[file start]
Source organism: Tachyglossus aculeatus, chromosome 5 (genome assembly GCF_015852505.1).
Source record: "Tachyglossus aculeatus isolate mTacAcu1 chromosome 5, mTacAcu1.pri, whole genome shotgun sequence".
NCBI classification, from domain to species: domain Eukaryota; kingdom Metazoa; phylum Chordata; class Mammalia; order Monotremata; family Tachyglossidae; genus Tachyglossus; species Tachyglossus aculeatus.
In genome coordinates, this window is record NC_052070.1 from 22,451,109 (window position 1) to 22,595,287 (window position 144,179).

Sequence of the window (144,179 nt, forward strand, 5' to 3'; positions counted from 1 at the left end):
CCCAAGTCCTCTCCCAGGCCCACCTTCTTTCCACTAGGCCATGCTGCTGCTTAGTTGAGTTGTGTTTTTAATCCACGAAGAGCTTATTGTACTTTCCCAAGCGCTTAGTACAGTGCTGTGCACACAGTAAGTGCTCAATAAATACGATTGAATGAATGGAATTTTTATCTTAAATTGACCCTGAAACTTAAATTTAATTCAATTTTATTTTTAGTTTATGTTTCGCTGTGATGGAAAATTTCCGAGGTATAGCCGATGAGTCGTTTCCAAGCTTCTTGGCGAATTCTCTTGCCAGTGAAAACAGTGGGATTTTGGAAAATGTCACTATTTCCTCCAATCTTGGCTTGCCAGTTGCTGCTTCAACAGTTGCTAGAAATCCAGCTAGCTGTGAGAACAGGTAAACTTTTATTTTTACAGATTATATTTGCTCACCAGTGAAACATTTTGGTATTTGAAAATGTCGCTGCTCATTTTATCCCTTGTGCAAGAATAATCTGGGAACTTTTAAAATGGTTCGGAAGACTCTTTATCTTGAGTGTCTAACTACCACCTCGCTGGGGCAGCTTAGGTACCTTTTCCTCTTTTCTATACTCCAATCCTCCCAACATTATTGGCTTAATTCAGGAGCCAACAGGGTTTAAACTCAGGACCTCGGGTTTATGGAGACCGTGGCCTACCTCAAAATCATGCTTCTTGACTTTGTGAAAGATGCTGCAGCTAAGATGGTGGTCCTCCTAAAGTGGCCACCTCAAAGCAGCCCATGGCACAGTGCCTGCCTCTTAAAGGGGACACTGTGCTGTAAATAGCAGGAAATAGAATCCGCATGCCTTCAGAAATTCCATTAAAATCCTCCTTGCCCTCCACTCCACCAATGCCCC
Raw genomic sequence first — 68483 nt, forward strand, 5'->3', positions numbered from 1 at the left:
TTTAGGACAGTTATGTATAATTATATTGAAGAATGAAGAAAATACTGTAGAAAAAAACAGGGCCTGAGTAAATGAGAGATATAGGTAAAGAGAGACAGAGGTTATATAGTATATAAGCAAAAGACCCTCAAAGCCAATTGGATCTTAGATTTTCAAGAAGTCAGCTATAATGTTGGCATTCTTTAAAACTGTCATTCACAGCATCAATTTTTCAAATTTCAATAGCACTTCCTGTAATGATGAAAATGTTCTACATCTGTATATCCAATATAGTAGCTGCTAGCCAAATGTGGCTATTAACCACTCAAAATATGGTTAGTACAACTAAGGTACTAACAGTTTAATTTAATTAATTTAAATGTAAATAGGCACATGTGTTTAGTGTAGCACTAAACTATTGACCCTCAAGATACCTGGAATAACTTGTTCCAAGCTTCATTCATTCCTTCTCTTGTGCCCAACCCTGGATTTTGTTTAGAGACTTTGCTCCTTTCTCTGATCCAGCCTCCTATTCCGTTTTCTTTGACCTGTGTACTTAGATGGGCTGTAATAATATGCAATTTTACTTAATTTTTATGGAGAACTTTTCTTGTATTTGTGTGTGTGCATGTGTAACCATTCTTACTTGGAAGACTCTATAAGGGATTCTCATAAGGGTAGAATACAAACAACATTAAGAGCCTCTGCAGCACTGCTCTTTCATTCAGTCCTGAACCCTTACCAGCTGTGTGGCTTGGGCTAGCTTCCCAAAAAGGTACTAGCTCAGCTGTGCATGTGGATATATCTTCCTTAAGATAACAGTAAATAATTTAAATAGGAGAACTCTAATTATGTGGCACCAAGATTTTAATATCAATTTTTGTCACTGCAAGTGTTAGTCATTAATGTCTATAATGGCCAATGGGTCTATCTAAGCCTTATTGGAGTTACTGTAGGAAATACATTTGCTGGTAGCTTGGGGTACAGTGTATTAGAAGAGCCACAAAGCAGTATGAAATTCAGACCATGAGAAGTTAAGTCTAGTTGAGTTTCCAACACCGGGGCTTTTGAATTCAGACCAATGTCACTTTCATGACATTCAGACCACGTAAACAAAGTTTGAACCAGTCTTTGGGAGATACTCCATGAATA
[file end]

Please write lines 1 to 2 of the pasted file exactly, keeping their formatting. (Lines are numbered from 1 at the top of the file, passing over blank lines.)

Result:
Source organism: Tachyglossus aculeatus, chromosome 5 (genome assembly GCF_015852505.1).
Source record: "Tachyglossus aculeatus isolate mTacAcu1 chromosome 5, mTacAcu1.pri, whole genome shotgun sequence".